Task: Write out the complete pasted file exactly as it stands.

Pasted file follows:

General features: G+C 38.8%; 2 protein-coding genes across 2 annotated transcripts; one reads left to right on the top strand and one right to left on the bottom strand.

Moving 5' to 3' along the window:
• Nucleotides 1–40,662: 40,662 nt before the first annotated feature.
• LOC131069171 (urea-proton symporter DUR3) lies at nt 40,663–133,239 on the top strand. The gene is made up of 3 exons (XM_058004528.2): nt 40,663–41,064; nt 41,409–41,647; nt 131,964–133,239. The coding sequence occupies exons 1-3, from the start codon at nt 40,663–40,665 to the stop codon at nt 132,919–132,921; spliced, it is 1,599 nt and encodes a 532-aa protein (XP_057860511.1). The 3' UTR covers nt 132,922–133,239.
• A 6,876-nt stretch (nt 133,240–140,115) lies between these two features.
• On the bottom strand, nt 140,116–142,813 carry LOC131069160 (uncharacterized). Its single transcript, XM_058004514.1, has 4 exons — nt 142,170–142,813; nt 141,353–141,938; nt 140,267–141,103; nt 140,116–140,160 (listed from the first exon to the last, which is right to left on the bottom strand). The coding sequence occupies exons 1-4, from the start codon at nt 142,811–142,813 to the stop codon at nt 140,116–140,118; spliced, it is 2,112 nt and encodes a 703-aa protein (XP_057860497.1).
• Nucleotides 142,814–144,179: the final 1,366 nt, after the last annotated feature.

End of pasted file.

General features: G+C 38.8%; 2 protein-coding genes across 2 annotated transcripts; one reads left to right on the top strand and one right to left on the bottom strand.

Moving 5' to 3' along the window:
• Nucleotides 1–40,662: 40,662 nt before the first annotated feature.
• LOC131069171 (urea-proton symporter DUR3) lies at nt 40,663–133,239 on the top strand. The gene is made up of 3 exons (XM_058004528.2): nt 40,663–41,064; nt 41,409–41,647; nt 131,964–133,239. The coding sequence occupies exons 1-3, from the start codon at nt 40,663–40,665 to the stop codon at nt 132,919–132,921; spliced, it is 1,599 nt and encodes a 532-aa protein (XP_057860511.1). The 3' UTR covers nt 132,922–133,239.
• A 6,876-nt stretch (nt 133,240–140,115) lies between these two features.
• On the bottom strand, nt 140,116–142,813 carry LOC131069160 (uncharacterized). Its single transcript, XM_058004514.1, has 4 exons — nt 142,170–142,813; nt 141,353–141,938; nt 140,267–141,103; nt 140,116–140,160 (listed from the first exon to the last, which is right to left on the bottom strand). The coding sequence occupies exons 1-4, from the start codon at nt 142,811–142,813 to the stop codon at nt 140,116–140,118; spliced, it is 2,112 nt and encodes a 703-aa protein (XP_057860497.1).
• Nucleotides 142,814–144,179: the final 1,366 nt, after the last annotated feature.